All the estimates for the expenses of the proposed operations have been duly sanctioned.
Mr. Proctor gives the elements of his new determination of the Rotation-period of the planet Mars. A comparison of pictures taken by Mr. Browning in February of the present year with Hooke's observations in March, 1666-giving a period of nearly two hundred and one years—have enabled Mr. Proctor slightly to correct his former estimate-in obtaining which one or two small errors had crept in. He now gives for Mars' sidereal day the
period 24h. 37m. 23•738., in place of the period 24h. 37m. 27.7458., first obtained.
Mr. Cayley gives an expression for the angular distance of two planets, the sun being the centre of reference. Those who are interested in questions of this sort, will be able to judge of the nature of the paper from the statement that,-u and u' being the longitudes of the two planets in their orbits, 6 and 8' the longitudes of their nodes, and and ' their inclinations, then Mr. Cayley finds an expression for the required angular distance, in terms of cos (u— U'), sin (u-0'), cos (uto'), and sin (v + u'), the coefficients involving the quantities 0, 0', , and o'.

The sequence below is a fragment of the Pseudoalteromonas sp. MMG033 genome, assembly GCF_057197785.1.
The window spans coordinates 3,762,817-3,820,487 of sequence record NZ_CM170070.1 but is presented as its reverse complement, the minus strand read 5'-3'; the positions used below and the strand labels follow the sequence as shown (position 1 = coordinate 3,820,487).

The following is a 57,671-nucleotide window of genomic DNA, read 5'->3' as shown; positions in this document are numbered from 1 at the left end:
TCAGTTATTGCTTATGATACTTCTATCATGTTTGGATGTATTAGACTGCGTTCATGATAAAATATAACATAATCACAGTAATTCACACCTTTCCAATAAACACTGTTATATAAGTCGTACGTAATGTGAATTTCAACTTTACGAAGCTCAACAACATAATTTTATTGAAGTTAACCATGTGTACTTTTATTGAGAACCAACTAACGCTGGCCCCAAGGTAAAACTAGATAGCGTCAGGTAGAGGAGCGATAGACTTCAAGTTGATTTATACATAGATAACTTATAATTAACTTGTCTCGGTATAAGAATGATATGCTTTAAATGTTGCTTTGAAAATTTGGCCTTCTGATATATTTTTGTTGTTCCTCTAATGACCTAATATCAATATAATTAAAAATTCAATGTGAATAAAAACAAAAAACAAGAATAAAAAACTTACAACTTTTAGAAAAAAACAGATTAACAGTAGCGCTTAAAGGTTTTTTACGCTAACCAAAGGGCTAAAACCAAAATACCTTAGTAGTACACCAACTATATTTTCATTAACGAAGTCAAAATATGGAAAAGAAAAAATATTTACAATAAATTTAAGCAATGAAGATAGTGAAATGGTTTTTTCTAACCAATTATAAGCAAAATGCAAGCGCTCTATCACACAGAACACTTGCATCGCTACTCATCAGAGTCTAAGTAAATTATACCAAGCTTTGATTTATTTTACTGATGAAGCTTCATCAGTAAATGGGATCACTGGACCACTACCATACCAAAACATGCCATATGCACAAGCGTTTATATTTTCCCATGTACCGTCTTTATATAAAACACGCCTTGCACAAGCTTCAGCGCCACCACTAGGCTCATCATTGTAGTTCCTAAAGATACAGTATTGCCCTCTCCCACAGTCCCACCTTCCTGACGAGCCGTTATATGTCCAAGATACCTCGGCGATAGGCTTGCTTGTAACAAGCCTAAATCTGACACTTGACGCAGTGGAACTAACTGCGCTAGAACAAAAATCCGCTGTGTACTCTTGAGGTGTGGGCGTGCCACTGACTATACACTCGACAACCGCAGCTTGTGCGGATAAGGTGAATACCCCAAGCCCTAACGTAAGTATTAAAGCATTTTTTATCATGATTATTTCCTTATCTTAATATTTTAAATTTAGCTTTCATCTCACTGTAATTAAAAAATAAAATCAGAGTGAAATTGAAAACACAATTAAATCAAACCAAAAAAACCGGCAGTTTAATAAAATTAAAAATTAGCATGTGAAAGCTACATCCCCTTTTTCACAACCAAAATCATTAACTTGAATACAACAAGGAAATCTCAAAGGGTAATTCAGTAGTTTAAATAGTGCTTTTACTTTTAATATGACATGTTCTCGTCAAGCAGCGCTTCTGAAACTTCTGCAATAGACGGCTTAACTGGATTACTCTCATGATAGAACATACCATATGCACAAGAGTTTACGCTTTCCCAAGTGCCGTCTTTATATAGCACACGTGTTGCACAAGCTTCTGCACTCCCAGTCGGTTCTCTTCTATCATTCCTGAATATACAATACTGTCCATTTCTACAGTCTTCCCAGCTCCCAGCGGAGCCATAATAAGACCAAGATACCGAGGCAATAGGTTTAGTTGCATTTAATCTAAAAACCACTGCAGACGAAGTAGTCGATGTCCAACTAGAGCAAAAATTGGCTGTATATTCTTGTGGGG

Mr. Gill supplies a note on the Trapezium of Orion. He was able, with a good achromatic only 33 inches in aperture, to detect the exceedingly minute star 7 of the Trapezium. He also suspected the presence of a more minute star similar in R. A. to 9, and having the same declination as d. It may be noticed in passing, that 6 of the Trapezium has been seen, with an achromatic only 31 inches in aperture, by Cooke.
It appears that, after all, the variable T Coronæ, whose sudden appearance so startled the astronomical world in May, 1866, may have been visible before evening set in, in England, on May 12th. For Mr. Walter, surgeon of H.M.'s 4th Regiment, in North India, saw the star shining at least as brightly as Alphecca at eight o'clock on the evening of that day, an hour corresponding to about halfpast two in the afternoon at Greenwich. It seems possible therefore that Mr. Stone was mistaken in rejecting the evidence given by Mr. Barker, of Canada; evidence, however, which we are bound to say bore a very questionable appearance.